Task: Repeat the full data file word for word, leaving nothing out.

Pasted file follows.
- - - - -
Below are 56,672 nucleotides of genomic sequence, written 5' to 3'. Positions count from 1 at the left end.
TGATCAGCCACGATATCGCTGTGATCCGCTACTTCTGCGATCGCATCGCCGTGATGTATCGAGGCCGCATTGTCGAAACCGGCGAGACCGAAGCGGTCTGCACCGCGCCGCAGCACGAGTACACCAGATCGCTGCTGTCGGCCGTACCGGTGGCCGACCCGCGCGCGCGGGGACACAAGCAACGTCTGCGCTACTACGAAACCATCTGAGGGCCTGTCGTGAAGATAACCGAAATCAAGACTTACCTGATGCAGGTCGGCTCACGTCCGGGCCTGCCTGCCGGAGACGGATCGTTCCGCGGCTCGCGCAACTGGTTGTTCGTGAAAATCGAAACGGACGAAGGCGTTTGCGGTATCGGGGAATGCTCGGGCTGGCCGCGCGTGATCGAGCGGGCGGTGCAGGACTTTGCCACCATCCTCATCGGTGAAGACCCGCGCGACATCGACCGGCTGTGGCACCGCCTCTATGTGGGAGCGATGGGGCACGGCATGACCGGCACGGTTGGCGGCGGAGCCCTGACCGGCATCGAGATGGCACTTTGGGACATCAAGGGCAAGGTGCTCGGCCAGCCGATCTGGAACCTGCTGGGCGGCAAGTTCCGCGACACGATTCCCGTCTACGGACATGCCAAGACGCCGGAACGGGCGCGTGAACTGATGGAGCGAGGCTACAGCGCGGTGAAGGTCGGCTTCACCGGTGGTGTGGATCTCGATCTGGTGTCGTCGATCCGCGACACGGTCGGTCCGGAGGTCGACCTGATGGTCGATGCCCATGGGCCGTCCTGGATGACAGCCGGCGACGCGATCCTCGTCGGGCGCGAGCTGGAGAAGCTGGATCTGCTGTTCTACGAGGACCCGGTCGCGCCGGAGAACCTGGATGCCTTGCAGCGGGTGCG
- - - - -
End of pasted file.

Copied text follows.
Below are 56,672 nucleotides of genomic sequence, written 5' to 3'. Positions count from 1 at the left end.
TGATCAGCCACGATATCGCTGTGATCCGCTACTTCTGCGATCGCATCGCCGTGATGTATCGAGGCCGCATTGTCGAAACCGGCGAGACCGAAGCGGTCTGCACCGCGCCGCAGCACGAGTACACCAGATCGCTGCTGTCGGCCGTACCGGTGGCCGACCCGCGCGCGCGGGGACACAAGCAACGTCTGCGCTACTACGAAACCATCTGAGGGCCTGTCGTGAAGATAACCGAAATCAAGACTTACCTGATGCAGGTCGGCTCACGTCCGGGCCTGCCTGCCGGAGACGGATCGTTCCGCGGCTCGCGCAACTGGTTGTTCGTGAAAATCGAAACGGACGAAGGCGTTTGCGGTATCGGGGAATGCTCGGGCTGGCCGCGCGTGATCGAGCGGGCGGTGCAGGACTTTGCCACCATCCTCATCGGTGAAGACCCGCGCGACATCGACCGGCTGTGGCACCGCCTCTATGTGGGAGCGATGGGGCACGGCATGACCGGCACGGTTGGCGGCGGAGCCCTGACCGGCATCGAGATGGCACTTTGGGACATCAAGGGCAAGGTGCTCGGCCAGCCGATCTGGAACCTGCTGGGCGGCAAGTTCCGCGACACGATTCCCGTCTACGGACATGCCAAGACGCCGGAACGGGCGCGTGAACTGATGGAGCGAGGCTACAGCGCGGTGAAGGTCGGCTTCACCGGTGGTGTGGATCTCGATCTGGTGTCGTCGATCCGCGACACGGTCGGTCCGGAGGTCGACCTGATGGTCGATGCCCATGGGCCGTCCTGGATGACAGCCGGCGACGCGATCCTCGTCGGGCGCGAGCTGGAGAAGCTGGATCTGCTGTTCTACGAGGACCCGGTCGCGCCGGAGAACCTGGATGCCTTGCAGCGGGTGCG